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Emergency Medicine: Cardiology 213

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  1. Acute Coronary Syndromes: A Focus on STEMI
    10 Topics
    3 Quizzes
  2. Acute decompensated heart failure
    10 Topics
    3 Quizzes
  3. Hypertensive Urgency and Emergency Management
    11 Topics
    3 Quizzes
  4. Acute aortic dissection
    9 Topics
    2 Quizzes
  5. Arrhythmias (Afib, SVT, VTach)
    10 Topics
    2 Quizzes

Participants 206

  • April
  • Alyssa
  • Ashley
  • Amber
  • Sherif
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  • Diagnosis requires meeting 3 criteria:
    • BP > 180/120 mm Hg (lower thresholds may apply in certain populations)
    • Acute end-organ dysfunction
    • Directly attributable to high BP
  • Key initial diagnostic steps:
    • Assess vitals, including duplicate BP checks
    • Full history and physical exam
    • Identify symptoms or signs of end-organ involvement
  • Evaluate for secondary causes:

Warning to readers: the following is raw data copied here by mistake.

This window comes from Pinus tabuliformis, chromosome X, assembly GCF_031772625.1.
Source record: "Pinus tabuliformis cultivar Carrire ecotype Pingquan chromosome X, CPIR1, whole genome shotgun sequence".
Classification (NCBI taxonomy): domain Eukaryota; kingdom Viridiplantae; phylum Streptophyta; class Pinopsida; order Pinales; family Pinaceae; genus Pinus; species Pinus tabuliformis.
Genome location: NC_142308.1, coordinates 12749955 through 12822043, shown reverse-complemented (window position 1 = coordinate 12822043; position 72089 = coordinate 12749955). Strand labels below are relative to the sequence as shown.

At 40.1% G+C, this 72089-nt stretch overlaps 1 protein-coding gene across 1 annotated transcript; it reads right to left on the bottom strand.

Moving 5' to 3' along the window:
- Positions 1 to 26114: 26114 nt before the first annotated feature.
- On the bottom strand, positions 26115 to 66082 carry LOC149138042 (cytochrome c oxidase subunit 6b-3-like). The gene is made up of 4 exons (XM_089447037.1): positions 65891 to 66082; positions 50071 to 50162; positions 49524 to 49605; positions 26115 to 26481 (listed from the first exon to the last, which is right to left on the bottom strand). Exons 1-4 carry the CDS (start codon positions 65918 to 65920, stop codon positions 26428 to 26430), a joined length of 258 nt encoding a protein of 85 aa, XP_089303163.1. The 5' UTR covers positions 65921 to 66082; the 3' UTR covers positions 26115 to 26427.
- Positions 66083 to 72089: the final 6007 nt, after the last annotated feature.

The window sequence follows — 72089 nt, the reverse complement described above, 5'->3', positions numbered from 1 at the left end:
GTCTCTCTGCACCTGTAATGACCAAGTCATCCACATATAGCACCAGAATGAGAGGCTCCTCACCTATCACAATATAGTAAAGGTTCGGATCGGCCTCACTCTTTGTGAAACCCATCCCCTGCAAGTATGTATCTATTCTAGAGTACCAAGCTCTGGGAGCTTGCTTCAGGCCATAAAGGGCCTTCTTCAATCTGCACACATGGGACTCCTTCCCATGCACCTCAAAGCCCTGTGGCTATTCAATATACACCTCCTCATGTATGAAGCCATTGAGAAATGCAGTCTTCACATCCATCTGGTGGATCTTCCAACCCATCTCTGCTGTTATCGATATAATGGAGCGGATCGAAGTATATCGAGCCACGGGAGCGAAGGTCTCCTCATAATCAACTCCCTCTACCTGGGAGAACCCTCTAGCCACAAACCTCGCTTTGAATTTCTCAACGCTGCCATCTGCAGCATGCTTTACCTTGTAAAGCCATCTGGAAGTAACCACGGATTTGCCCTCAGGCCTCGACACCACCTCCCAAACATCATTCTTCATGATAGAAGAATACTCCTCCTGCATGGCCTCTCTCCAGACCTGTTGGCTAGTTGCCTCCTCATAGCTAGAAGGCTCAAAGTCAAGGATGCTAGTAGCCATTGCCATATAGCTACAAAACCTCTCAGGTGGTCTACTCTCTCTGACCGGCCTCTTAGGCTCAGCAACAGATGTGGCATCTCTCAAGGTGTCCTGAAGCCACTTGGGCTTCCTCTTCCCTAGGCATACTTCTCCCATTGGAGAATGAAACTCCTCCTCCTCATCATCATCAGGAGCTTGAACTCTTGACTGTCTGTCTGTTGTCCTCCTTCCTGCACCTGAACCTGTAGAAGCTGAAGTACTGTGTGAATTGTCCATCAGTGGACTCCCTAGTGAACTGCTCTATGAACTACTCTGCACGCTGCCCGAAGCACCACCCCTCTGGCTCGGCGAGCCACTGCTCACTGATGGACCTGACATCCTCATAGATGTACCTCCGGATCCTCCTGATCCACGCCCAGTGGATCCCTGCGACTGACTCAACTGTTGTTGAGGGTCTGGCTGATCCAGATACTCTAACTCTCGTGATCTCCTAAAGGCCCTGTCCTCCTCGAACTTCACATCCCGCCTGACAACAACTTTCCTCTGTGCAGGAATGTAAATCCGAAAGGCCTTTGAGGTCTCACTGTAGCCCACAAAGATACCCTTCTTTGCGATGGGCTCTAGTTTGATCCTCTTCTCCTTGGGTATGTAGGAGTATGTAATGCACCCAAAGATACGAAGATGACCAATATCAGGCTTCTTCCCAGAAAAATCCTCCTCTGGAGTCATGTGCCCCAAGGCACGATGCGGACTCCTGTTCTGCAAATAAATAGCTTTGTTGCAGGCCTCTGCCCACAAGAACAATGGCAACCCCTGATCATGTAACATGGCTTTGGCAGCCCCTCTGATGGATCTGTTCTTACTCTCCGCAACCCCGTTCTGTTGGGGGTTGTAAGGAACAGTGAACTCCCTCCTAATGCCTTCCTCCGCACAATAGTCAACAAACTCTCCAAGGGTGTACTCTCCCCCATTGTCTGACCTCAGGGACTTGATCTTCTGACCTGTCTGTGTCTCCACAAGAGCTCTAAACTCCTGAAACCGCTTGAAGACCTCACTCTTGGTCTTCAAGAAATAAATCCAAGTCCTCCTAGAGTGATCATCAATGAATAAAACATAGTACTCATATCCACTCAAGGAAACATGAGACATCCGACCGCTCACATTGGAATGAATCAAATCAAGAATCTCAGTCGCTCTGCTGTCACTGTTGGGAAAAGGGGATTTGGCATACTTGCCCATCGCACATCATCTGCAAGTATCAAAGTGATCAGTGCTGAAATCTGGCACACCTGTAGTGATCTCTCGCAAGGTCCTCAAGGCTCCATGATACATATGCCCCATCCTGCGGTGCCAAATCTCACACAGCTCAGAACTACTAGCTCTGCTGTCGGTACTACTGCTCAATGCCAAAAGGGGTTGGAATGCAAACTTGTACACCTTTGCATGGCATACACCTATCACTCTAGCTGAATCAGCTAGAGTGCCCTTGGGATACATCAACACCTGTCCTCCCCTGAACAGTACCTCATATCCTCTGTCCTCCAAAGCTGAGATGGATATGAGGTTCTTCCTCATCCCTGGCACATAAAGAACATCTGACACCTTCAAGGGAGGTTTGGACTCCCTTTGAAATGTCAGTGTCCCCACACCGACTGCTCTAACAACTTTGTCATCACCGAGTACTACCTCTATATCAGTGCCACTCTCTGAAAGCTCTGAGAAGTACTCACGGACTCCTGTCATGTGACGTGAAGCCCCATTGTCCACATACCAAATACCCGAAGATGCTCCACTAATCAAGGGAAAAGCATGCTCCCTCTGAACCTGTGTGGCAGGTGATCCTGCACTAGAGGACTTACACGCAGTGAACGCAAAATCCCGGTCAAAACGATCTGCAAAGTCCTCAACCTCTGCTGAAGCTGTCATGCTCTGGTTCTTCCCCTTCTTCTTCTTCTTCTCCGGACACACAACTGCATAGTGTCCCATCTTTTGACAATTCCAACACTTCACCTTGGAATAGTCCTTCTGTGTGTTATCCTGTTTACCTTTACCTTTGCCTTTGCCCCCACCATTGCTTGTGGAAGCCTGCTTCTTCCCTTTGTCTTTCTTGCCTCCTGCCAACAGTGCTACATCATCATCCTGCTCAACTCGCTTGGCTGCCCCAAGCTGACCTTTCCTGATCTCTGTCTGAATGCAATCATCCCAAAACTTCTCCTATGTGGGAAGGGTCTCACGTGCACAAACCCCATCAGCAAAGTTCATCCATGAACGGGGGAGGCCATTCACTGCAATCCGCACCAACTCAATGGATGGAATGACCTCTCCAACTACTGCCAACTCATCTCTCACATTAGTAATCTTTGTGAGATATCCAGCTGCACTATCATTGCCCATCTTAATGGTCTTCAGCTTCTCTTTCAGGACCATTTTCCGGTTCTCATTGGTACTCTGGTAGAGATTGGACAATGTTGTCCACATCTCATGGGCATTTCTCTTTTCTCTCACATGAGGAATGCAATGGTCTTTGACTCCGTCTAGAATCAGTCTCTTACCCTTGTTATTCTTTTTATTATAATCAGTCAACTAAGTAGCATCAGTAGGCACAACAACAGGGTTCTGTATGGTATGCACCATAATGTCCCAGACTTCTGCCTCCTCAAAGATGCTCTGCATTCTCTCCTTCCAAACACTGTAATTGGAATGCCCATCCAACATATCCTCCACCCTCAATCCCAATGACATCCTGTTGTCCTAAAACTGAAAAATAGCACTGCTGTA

• History of prescription, OTC medication use, substance use
    • Dietary changes
    • Symptoms suggesting pheochromocytoma
  • Assess for target organ dysfunction:
    • Neurological exam and imaging (stroke, encephalopathy)
    • Funduscopy (retinopathy, papilledema)
    • Troponin, ECG (MI, heart failure)
    • Creatinine, urinalysis (kidney injury)
    • CT chest (aortic dissection, pulmonary edema)
  • Additional workup guided by organ involved:
    • Stroke evaluation (e.g. brain imaging, vascular studies)
    • ADHF evaluation (e.g. BNP, echocardiogram)
    • AKI evaluation (e.g. electrolytes, renal ultrasound)
  • Make presumptive diagnosis based on BP, acute symptoms, and initial workup
  • Confirm with response to antihypertensive therapy

In summary, the diagnosis of a hypertensive emergency relies on recognizing a severely elevated BP with signs and symptoms of acute end-organ dysfunction that can be attributed to the BP elevation. Pharmacists can assist by identifying secondary causes, guiding the diagnostic workup based on potential end-organ involvement, and assessing the response to treatment.